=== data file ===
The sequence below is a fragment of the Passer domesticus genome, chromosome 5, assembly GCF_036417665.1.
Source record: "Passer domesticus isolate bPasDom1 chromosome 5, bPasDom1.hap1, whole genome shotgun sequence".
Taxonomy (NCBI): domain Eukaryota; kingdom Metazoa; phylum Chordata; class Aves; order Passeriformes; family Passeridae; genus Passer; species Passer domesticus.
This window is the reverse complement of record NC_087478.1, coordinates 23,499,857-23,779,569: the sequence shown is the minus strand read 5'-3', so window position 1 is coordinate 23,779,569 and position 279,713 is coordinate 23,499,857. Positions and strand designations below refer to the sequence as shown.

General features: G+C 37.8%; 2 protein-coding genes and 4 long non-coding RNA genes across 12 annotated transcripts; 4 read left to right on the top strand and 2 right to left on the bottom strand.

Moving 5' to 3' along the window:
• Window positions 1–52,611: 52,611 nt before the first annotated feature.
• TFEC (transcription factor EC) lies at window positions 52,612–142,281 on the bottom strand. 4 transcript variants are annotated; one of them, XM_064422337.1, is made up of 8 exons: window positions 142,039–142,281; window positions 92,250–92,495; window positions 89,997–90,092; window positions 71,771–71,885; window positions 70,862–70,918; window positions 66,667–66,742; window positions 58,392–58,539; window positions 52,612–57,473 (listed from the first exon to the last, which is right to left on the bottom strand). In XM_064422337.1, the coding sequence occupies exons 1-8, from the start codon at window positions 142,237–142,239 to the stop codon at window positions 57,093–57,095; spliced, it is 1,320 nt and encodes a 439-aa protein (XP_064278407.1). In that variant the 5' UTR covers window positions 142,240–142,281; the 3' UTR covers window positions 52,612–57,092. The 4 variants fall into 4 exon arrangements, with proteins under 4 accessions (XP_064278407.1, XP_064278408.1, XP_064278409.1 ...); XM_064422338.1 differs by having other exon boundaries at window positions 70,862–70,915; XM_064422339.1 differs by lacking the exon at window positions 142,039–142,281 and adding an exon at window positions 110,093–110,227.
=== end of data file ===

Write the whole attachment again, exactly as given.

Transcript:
The sequence below is a fragment of the Passer domesticus genome, chromosome 5, assembly GCF_036417665.1.
Source record: "Passer domesticus isolate bPasDom1 chromosome 5, bPasDom1.hap1, whole genome shotgun sequence".
Taxonomy (NCBI): domain Eukaryota; kingdom Metazoa; phylum Chordata; class Aves; order Passeriformes; family Passeridae; genus Passer; species Passer domesticus.
This window is the reverse complement of record NC_087478.1, coordinates 23,499,857-23,779,569: the sequence shown is the minus strand read 5'-3', so window position 1 is coordinate 23,779,569 and position 279,713 is coordinate 23,499,857. Positions and strand designations below refer to the sequence as shown.

General features: G+C 37.8%; 2 protein-coding genes and 4 long non-coding RNA genes across 12 annotated transcripts; 4 read left to right on the top strand and 2 right to left on the bottom strand.

Moving 5' to 3' along the window:
• Window positions 1–52,611: 52,611 nt before the first annotated feature.
• TFEC (transcription factor EC) lies at window positions 52,612–142,281 on the bottom strand. 4 transcript variants are annotated; one of them, XM_064422337.1, is made up of 8 exons: window positions 142,039–142,281; window positions 92,250–92,495; window positions 89,997–90,092; window positions 71,771–71,885; window positions 70,862–70,918; window positions 66,667–66,742; window positions 58,392–58,539; window positions 52,612–57,473 (listed from the first exon to the last, which is right to left on the bottom strand). In XM_064422337.1, the coding sequence occupies exons 1-8, from the start codon at window positions 142,237–142,239 to the stop codon at window positions 57,093–57,095; spliced, it is 1,320 nt and encodes a 439-aa protein (XP_064278407.1). In that variant the 5' UTR covers window positions 142,240–142,281; the 3' UTR covers window positions 52,612–57,092. The 4 variants fall into 4 exon arrangements, with proteins under 4 accessions (XP_064278407.1, XP_064278408.1, XP_064278409.1 ...); XM_064422338.1 differs by having other exon boundaries at window positions 70,862–70,915; XM_064422339.1 differs by lacking the exon at window positions 142,039–142,281 and adding an exon at window positions 110,093–110,227.